Like I mentioned above, the Common wanderer, looks similar to the Dark Wanderer in field. The male Dark Wanderer had broad wing margins, which are often unspotted, when compared to the Common Wanderer.
The female mimics the Blue Tiger. 

Sunday, December 15, 2013

Common Leopard.

When I decided to take a photographic butterfly census of my garden, never in my wildest dreams had I imagined to count so many butterflies. I was expecting about fifteen species and the tally today is thirty six.
Today's Special is Common Leopard ( Phalanta phalantha ) .

Not only do the mammals have a leopard and a tiger, the butterflies their's too.

This is a common Indian restless butterfly, which is territorial and pugnacious . Flies very swiftly and found of flowers. This was one of the easiest photograph to click. I was sitting out in the porch, with my beloved, when she noticed an "orange butterfly". Another one for the count she said. Fortunately my camera was besides me. Without moving an inch on my butt, I managed to get this lovely flying beauty.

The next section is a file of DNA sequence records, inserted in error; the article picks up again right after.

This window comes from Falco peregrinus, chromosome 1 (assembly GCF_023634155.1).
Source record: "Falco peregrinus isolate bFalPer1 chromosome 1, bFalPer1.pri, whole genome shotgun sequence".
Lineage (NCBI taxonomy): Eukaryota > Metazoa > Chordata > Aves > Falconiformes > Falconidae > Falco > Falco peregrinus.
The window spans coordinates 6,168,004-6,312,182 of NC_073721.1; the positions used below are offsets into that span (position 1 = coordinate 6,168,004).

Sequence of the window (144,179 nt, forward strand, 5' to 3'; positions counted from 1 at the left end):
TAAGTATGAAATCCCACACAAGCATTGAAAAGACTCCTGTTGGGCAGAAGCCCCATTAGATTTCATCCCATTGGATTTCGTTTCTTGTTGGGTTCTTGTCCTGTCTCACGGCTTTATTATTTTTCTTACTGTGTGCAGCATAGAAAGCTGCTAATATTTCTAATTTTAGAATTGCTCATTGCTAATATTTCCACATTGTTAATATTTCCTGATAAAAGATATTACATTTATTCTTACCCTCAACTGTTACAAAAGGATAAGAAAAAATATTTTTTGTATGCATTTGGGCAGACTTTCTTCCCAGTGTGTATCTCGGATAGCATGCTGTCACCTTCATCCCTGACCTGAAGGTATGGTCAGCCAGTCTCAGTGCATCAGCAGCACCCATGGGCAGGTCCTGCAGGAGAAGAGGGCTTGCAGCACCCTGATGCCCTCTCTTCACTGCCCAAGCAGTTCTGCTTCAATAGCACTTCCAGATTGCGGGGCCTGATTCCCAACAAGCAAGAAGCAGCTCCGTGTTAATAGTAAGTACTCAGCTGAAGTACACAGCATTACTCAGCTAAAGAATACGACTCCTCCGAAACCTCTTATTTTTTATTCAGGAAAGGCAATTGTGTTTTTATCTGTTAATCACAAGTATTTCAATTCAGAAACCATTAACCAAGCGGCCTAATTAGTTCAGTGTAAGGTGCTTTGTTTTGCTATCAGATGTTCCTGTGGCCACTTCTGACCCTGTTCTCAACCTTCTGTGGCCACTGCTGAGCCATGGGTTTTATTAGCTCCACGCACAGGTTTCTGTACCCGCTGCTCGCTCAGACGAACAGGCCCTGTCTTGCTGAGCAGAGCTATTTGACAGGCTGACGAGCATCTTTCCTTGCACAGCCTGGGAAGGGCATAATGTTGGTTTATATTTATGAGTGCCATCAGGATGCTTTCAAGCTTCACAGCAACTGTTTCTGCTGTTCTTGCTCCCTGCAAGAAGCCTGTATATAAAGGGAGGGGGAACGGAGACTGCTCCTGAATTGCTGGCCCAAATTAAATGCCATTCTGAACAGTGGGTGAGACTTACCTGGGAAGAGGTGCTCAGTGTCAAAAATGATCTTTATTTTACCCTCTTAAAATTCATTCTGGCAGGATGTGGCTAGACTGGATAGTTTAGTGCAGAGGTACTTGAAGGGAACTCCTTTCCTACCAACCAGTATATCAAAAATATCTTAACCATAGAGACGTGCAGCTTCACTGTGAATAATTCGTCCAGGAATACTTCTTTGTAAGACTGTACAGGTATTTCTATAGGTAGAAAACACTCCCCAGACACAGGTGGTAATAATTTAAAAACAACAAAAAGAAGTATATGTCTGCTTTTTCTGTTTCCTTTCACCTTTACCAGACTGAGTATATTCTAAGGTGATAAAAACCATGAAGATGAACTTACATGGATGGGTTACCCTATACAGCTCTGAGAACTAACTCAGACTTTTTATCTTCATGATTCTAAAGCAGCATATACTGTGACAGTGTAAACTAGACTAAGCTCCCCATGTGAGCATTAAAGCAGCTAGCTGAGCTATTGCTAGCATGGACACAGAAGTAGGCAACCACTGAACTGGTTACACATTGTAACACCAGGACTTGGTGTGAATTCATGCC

Friday, December 13, 2013

Common Jay

The thirty fifth butterfly in the series is the Common Jay ( Graphium doson ). The butterfly is on constant flight and despite all my patience, I could not find it perched steady , even for a fleeting moment. 

Like all other butterflies, the Common Jay too needs minerals. It gets its minerals from damp soil or animal urine. The males use a filter feeding technique to get their minerals from soil. It sucks water, with its long proboscis,  from which minerals like sodium is extracted. It constantly pumps water through its body and expels the surplus from its anus. This expelled water is used to further dissolve minerals in the ground and is re-ingested.